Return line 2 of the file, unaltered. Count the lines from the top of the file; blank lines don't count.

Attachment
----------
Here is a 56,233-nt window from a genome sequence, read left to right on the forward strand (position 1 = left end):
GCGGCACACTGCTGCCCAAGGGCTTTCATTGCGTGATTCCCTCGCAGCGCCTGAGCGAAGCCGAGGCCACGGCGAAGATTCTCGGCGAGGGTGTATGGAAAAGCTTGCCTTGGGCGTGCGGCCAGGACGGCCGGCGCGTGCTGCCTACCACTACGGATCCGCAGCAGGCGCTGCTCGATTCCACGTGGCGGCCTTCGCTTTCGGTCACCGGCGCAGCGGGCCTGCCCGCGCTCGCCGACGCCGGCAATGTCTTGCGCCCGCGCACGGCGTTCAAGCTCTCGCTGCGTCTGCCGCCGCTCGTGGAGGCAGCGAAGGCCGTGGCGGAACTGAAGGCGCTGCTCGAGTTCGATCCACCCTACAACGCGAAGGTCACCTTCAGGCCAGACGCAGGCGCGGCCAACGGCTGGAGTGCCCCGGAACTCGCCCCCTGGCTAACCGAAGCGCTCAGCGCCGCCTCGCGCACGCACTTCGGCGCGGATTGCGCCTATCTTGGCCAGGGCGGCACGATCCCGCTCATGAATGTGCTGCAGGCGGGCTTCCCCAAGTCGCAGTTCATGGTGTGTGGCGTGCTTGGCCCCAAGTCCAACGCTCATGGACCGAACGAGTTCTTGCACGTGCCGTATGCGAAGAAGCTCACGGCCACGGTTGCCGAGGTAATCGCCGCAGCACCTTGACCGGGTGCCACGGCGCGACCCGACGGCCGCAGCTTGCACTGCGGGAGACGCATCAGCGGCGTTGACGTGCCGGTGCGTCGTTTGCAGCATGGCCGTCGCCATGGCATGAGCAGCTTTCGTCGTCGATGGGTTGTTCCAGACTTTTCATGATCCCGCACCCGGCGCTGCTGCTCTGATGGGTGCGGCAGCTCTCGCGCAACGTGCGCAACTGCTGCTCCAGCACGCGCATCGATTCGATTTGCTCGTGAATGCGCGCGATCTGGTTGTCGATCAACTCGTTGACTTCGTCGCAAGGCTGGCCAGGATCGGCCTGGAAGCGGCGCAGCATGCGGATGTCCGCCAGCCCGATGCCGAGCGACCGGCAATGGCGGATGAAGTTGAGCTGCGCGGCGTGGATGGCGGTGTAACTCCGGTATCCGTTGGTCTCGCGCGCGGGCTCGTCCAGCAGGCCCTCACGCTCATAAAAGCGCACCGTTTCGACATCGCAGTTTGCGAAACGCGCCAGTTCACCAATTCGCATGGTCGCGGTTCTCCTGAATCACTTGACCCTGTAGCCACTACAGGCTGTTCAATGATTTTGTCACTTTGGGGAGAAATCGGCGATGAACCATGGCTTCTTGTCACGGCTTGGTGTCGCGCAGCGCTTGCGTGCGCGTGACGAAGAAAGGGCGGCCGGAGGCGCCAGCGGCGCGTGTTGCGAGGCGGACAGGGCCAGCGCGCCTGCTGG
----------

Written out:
GCGGCACACTGCTGCCCAAGGGCTTTCATTGCGTGATTCCCTCGCAGCGCCTGAGCGAAGCCGAGGCCACGGCGAAGATTCTCGGCGAGGGTGTATGGAAAAGCTTGCCTTGGGCGTGCGGCCAGGACGGCCGGCGCGTGCTGCCTACCACTACGGATCCGCAGCAGGCGCTGCTCGATTCCACGTGGCGGCCTTCGCTTTCGGTCACCGGCGCAGCGGGCCTGCCCGCGCTCGCCGACGCCGGCAATGTCTTGCGCCCGCGCACGGCGTTCAAGCTCTCGCTGCGTCTGCCGCCGCTCGTGGAGGCAGCGAAGGCCGTGGCGGAACTGAAGGCGCTGCTCGAGTTCGATCCACCCTACAACGCGAAGGTCACCTTCAGGCCAGACGCAGGCGCGGCCAACGGCTGGAGTGCCCCGGAACTCGCCCCCTGGCTAACCGAAGCGCTCAGCGCCGCCTCGCGCACGCACTTCGGCGCGGATTGCGCCTATCTTGGCCAGGGCGGCACGATCCCGCTCATGAATGTGCTGCAGGCGGGCTTCCCCAAGTCGCAGTTCATGGTGTGTGGCGTGCTTGGCCCCAAGTCCAACGCTCATGGACCGAACGAGTTCTTGCACGTGCCGTATGCGAAGAAGCTCACGGCCACGGTTGCCGAGGTAATCGCCGCAGCACCTTGACCGGGTGCCACGGCGCGACCCGACGGCCGCAGCTTGCACTGCGGGAGACGCATCAGCGGCGTTGACGTGCCGGTGCGTCGTTTGCAGCATGGCCGTCGCCATGGCATGAGCAGCTTTCGTCGTCGATGGGTTGTTCCAGACTTTTCATGATCCCGCACCCGGCGCTGCTGCTCTGATGGGTGCGGCAGCTCTCGCGCAACGTGCGCAACTGCTGCTCCAGCACGCGCATCGATTCGATTTGCTCGTGAATGCGCGCGATCTGGTTGTCGATCAACTCGTTGACTTCGTCGCAAGGCTGGCCAGGATCGGCCTGGAAGCGGCGCAGCATGCGGATGTCCGCCAGCCCGATGCCGAGCGACCGGCAATGGCGGATGAAGTTGAGCTGCGCGGCGTGGATGGCGGTGTAACTCCGGTATCCGTTGGTCTCGCGCGCGGGCTCGTCCAGCAGGCCCTCACGCTCATAAAAGCGCACCGTTTCGACATCGCAGTTTGCGAAACGCGCCAGTTCACCAATTCGCATGGTCGCGGTTCTCCTGAATCACTTGACCCTGTAGCCACTACAGGCTGTTCAATGATTTTGTCACTTTGGGGAGAAATCGGCGATGAACCATGGCTTCTTGTCACGGCTTGGTGTCGCGCAGCGCTTGCGTGCGCGTGACGAAGAAAGGGCGGCCGGAGGCGCCAGCGGCGCGTGTTGCGAGGCGGACAGGGCCAGCGCGCCTGCTGG